1. ## Functions

Let
f : R - {0} ---> Rbe defined by

f
(x) = x^asin(x^-b);

where
b > 0. Find conditions on a; b such that
(a)
f can be extended to a continuous function on R.
(b)
f can be extended to a differentiable function on R.

(c)
f can be extended to a twice differentiable function on R.

R is the set of real numbers in this case.

2. What needs to be done in part (a) is to check for which values of a and b does the function f have a limit for x tending to 0. If f does have a (finite) limit, then you can extend f to all of R by letting f(0) be that limit.

As for part b and c, you do something very similar. Well, first check if the function f is differentiable in the first place. You know that if f is to be extended to a differentiable function, then the value of f at 0 must be the limit of f(x) for x-->0. Check which choices of a and b make the extension differentiable at 0. Similarly for the second derivative.

3. Originally Posted by HappyJoe
What needs to be done in part (a) is to check for which values of a and b does the function f have a limit for x tending to 0. If f does have a (finite) limit, then you can extend f to all of R by letting f(0) be that limit.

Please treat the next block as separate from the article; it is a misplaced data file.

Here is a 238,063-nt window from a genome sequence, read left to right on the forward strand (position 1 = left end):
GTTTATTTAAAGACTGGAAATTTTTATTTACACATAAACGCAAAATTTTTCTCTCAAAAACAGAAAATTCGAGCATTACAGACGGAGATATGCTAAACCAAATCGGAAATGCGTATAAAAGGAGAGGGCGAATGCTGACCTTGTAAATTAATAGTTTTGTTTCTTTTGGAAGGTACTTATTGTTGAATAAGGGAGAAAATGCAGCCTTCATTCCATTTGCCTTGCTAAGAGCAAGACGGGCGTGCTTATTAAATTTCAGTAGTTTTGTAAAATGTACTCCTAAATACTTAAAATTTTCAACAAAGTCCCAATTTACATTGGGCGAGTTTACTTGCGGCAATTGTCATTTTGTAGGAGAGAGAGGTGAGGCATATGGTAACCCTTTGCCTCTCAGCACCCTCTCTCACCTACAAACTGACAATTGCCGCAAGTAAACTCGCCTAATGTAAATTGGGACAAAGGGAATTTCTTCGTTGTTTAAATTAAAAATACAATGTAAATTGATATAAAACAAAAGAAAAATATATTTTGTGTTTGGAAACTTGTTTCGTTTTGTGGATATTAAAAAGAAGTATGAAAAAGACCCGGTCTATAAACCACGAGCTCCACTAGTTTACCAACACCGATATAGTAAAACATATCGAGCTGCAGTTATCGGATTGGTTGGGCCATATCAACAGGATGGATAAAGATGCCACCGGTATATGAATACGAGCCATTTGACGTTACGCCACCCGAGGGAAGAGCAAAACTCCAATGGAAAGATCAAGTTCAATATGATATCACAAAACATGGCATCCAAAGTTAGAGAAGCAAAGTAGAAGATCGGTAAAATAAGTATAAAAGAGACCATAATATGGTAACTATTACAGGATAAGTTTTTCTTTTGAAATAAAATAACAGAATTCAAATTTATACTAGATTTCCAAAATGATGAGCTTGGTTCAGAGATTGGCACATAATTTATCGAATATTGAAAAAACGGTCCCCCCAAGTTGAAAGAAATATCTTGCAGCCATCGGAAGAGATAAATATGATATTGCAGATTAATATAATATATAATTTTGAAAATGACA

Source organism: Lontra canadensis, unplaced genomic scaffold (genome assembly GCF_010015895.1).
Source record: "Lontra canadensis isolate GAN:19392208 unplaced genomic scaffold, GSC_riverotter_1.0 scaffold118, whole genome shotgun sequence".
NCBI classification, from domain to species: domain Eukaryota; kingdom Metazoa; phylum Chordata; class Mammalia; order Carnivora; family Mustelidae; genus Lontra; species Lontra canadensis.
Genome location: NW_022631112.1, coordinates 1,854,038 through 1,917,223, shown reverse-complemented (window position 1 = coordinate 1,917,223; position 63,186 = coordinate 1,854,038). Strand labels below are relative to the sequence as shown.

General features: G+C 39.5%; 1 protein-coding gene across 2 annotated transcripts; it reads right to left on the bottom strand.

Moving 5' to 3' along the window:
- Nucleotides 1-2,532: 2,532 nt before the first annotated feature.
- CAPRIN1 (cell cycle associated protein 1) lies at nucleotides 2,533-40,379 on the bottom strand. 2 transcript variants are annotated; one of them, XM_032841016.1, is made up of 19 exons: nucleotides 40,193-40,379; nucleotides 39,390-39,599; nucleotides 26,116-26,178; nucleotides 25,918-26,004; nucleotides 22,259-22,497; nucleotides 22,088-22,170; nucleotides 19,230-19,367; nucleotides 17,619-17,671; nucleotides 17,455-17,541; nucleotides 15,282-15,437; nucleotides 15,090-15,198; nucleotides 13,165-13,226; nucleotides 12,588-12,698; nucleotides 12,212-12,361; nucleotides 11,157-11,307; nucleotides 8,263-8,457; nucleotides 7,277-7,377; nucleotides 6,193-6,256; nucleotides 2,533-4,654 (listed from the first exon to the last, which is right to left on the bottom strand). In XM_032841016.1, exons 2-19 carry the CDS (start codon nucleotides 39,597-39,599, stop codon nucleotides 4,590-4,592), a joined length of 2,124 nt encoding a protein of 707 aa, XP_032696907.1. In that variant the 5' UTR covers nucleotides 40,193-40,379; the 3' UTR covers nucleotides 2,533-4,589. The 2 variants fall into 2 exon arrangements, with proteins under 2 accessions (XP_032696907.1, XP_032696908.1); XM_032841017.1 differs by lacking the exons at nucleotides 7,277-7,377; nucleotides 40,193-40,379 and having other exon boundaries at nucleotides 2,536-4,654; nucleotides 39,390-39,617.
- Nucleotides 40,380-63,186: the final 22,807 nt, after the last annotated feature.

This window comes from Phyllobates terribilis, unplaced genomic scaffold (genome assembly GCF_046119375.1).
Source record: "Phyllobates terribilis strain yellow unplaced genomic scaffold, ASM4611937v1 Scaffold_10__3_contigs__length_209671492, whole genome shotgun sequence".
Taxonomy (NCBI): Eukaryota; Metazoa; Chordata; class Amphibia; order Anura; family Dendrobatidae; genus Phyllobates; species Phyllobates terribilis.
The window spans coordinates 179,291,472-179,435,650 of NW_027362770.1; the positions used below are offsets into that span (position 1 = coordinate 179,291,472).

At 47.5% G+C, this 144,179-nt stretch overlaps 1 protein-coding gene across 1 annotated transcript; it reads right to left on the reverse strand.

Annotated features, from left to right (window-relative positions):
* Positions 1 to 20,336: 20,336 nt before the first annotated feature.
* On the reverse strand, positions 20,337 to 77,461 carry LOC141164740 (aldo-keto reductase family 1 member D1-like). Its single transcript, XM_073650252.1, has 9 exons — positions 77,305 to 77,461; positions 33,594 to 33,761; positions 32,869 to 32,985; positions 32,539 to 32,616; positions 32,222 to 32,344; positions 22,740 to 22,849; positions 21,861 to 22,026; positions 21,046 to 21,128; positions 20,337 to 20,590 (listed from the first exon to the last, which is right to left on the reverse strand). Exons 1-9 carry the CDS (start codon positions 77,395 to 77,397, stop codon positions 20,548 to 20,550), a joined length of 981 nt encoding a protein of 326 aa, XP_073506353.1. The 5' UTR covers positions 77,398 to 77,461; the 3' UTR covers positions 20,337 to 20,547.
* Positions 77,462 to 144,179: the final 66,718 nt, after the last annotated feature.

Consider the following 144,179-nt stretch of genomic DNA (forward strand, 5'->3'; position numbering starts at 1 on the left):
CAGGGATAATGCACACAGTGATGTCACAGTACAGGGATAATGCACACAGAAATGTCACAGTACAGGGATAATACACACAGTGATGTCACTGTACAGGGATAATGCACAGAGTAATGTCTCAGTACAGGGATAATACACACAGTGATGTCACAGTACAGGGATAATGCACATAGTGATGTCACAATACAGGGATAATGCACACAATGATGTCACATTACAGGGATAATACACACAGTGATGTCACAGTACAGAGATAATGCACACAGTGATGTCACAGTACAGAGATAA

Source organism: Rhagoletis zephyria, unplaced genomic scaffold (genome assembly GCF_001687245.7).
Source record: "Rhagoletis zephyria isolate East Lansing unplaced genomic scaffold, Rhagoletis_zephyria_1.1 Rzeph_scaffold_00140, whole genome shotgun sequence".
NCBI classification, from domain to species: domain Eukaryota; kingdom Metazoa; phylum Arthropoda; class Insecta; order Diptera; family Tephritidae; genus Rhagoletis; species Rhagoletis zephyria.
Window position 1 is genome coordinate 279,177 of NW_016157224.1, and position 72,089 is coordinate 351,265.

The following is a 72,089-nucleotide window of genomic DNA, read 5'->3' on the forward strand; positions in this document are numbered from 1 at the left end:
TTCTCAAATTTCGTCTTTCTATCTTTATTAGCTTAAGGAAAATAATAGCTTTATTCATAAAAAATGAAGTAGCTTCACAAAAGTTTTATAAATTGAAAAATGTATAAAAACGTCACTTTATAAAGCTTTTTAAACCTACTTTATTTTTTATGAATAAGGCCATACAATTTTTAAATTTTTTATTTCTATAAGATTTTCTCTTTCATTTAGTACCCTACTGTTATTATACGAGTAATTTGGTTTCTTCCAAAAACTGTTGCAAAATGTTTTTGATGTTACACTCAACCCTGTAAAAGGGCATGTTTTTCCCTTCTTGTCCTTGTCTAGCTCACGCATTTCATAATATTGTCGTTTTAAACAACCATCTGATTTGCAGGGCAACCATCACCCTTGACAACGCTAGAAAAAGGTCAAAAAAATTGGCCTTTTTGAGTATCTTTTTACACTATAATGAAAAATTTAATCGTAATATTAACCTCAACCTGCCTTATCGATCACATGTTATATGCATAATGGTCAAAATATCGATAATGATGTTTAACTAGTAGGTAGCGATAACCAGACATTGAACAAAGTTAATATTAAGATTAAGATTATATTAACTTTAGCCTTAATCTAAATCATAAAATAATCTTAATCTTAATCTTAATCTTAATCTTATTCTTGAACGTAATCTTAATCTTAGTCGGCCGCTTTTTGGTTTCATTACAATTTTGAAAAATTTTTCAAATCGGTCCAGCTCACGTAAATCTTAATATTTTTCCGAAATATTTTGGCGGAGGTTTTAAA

As for part b and c, you do something very similar. Well, first check if the function f is differentiable in the first place. You know that if f is to be extended to a differentiable function, then the value of f at 0 must be the limit of f(x) for x-->0. Check which choices of a and b make the extension differentiable at 0. Similarly for the second derivative.
Forgive me for being not smart enough. Could you elaborate more? Like how to check which values of a and b will f have a limit for x tending to 0?

4. Originally Posted by ineedyourhelp

Let f : R - {0} ---> Rbe defined by

f
(x) = x^asin(x^-b);
where

b > 0. Find conditions on a; b such that
(a) f can be extended to a continuous function on R.
(b) f can be extended to a differentiable function on R.
(c) f can be extended to a twice differentiable function on R.

R is the set of real numbers in this case.

Another question from an assignment that counts towards your final grade?